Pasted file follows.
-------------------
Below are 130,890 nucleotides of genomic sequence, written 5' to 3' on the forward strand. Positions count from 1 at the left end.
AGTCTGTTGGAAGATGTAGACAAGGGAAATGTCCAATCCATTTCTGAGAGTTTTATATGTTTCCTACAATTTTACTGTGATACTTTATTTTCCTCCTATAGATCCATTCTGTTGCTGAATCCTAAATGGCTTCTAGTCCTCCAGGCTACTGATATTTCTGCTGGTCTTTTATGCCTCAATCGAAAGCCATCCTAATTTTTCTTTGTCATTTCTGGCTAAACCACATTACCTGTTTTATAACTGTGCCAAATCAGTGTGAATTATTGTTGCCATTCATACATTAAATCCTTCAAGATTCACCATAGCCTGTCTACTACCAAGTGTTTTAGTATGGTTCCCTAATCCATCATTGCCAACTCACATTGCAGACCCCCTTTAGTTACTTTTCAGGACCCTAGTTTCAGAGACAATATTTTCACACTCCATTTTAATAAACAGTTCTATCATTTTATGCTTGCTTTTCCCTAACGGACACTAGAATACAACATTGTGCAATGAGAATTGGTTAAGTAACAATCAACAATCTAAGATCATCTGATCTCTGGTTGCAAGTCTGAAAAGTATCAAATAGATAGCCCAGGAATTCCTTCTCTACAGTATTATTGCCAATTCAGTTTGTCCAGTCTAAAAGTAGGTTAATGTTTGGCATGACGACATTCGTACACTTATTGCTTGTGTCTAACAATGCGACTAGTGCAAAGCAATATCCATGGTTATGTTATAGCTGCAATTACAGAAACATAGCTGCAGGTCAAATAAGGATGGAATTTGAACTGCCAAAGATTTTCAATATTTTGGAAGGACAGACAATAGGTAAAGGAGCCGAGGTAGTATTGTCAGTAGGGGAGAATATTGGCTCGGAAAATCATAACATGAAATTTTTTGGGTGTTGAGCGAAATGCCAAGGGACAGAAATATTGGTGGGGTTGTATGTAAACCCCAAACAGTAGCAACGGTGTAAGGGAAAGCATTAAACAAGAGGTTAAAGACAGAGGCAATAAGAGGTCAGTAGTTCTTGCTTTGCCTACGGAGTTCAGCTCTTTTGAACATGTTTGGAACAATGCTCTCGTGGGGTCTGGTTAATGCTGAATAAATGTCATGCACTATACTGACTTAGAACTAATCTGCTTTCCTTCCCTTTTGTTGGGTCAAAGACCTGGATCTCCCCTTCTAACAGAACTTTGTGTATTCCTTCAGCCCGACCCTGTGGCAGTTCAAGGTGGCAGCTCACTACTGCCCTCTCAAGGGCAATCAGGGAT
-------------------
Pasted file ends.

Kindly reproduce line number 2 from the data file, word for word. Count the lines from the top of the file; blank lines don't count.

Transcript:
AGTCTGTTGGAAGATGTAGACAAGGGAAATGTCCAATCCATTTCTGAGAGTTTTATATGTTTCCTACAATTTTACTGTGATACTTTATTTTCCTCCTATAGATCCATTCTGTTGCTGAATCCTAAATGGCTTCTAGTCCTCCAGGCTACTGATATTTCTGCTGGTCTTTTATGCCTCAATCGAAAGCCATCCTAATTTTTCTTTGTCATTTCTGGCTAAACCACATTACCTGTTTTATAACTGTGCCAAATCAGTGTGAATTATTGTTGCCATTCATACATTAAATCCTTCAAGATTCACCATAGCCTGTCTACTACCAAGTGTTTTAGTATGGTTCCCTAATCCATCATTGCCAACTCACATTGCAGACCCCCTTTAGTTACTTTTCAGGACCCTAGTTTCAGAGACAATATTTTCACACTCCATTTTAATAAACAGTTCTATCATTTTATGCTTGCTTTTCCCTAACGGACACTAGAATACAACATTGTGCAATGAGAATTGGTTAAGTAACAATCAACAATCTAAGATCATCTGATCTCTGGTTGCAAGTCTGAAAAGTATCAAATAGATAGCCCAGGAATTCCTTCTCTACAGTATTATTGCCAATTCAGTTTGTCCAGTCTAAAAGTAGGTTAATGTTTGGCATGACGACATTCGTACACTTATTGCTTGTGTCTAACAATGCGACTAGTGCAAAGCAATATCCATGGTTATGTTATAGCTGCAATTACAGAAACATAGCTGCAGGTCAAATAAGGATGGAATTTGAACTGCCAAAGATTTTCAATATTTTGGAAGGACAGACAATAGGTAAAGGAGCCGAGGTAGTATTGTCAGTAGGGGAGAATATTGGCTCGGAAAATCATAACATGAAATTTTTTGGGTGTTGAGCGAAATGCCAAGGGACAGAAATATTGGTGGGGTTGTATGTAAACCCCAAACAGTAGCAACGGTGTAAGGGAAAGCATTAAACAAGAGGTTAAAGACAGAGGCAATAAGAGGTCAGTAGTTCTTGCTTTGCCTACGGAGTTCAGCTCTTTTGAACATGTTTGGAACAATGCTCTCGTGGGGTCTGGTTAATGCTGAATAAATGTCATGCACTATACTGACTTAGAACTAATCTGCTTTCCTTCCCTTTTGTTGGGTCAAAGACCTGGATCTCCCCTTCTAACAGAACTTTGTGTATTCCTTCAGCCCGACCCTGTGGCAGTTCAAGGTGGCAGCTCACTACTGCCCTCTCAAGGGCAATCAGGGAT